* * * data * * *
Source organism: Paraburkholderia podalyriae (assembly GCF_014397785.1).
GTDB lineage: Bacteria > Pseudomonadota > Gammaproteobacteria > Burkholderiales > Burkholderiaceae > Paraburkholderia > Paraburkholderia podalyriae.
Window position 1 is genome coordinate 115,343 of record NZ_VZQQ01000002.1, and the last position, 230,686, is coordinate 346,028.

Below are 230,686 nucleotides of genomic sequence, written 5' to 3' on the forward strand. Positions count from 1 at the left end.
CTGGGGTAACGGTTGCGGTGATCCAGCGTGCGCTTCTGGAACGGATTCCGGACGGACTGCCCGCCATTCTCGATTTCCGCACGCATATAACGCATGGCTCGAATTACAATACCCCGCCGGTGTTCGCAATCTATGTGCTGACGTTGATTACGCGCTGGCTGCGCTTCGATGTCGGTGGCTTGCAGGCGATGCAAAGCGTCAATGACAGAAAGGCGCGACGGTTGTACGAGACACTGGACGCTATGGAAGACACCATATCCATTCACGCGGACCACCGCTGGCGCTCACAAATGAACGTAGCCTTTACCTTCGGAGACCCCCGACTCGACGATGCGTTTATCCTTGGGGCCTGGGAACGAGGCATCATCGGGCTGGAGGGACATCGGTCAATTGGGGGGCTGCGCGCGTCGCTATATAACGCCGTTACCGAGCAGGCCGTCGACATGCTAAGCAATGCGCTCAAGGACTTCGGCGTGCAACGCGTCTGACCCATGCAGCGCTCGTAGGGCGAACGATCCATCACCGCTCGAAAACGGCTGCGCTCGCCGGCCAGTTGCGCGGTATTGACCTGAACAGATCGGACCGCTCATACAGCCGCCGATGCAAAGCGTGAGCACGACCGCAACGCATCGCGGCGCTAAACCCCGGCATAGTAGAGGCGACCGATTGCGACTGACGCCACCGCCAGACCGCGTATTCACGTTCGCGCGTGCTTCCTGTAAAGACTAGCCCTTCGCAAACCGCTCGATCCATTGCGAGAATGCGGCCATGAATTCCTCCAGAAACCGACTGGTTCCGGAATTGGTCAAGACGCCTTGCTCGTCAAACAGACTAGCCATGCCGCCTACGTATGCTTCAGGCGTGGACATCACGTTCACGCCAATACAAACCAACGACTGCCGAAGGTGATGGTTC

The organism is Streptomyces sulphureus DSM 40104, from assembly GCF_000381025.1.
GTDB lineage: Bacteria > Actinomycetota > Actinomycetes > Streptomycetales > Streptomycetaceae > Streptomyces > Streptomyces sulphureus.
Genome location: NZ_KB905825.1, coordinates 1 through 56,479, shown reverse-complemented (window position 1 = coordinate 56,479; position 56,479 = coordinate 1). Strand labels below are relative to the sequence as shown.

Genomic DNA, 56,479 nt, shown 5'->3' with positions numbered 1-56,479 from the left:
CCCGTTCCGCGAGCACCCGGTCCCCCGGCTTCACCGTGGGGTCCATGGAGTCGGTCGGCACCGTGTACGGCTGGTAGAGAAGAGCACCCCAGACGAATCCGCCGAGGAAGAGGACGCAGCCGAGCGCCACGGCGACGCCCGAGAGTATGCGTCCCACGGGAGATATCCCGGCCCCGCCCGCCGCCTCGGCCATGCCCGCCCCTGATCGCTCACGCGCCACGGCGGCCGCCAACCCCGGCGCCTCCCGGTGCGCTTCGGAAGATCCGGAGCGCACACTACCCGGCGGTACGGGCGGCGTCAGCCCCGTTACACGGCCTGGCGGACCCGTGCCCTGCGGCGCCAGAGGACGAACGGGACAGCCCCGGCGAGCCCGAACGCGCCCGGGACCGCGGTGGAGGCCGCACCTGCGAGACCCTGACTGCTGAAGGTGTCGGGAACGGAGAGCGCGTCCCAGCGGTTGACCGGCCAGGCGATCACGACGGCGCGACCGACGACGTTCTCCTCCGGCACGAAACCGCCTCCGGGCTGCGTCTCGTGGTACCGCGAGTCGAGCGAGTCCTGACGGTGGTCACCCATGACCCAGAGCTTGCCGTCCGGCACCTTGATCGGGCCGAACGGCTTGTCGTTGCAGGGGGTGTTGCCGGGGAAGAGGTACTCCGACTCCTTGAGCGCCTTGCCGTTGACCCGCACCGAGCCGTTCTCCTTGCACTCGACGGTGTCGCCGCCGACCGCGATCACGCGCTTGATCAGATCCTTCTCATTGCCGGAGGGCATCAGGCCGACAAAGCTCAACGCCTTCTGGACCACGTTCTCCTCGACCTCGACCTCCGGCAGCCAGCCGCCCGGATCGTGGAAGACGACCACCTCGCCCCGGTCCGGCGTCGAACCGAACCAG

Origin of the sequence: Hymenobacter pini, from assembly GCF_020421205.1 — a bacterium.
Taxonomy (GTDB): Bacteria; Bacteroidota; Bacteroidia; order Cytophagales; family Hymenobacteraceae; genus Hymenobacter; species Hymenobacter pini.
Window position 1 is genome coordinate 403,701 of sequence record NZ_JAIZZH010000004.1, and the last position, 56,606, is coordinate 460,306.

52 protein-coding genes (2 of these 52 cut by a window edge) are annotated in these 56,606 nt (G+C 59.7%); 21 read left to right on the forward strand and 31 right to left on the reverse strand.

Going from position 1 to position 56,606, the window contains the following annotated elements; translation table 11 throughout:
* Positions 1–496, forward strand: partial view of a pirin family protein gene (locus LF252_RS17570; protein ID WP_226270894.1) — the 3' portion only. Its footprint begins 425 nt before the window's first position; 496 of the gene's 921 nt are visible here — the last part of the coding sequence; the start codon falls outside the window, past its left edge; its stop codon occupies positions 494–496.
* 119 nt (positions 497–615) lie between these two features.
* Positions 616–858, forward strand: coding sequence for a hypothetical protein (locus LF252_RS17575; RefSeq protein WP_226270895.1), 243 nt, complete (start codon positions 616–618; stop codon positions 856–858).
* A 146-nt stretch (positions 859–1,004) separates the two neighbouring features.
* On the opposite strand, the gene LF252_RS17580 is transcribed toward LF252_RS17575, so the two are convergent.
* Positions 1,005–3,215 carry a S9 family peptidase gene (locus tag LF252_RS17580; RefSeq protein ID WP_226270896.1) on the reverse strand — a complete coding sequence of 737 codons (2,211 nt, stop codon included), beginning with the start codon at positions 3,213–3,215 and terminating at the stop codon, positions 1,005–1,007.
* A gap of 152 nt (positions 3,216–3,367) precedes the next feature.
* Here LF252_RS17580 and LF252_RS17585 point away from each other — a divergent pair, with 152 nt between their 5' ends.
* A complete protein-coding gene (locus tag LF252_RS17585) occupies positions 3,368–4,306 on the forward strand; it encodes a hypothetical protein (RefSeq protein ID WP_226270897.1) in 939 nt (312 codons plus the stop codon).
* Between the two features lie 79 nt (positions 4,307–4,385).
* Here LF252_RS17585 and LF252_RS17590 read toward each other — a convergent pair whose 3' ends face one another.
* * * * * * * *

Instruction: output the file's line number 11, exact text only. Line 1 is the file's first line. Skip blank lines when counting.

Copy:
Origin of the sequence: Hymenobacter pini, from assembly GCF_020421205.1 — a bacterium.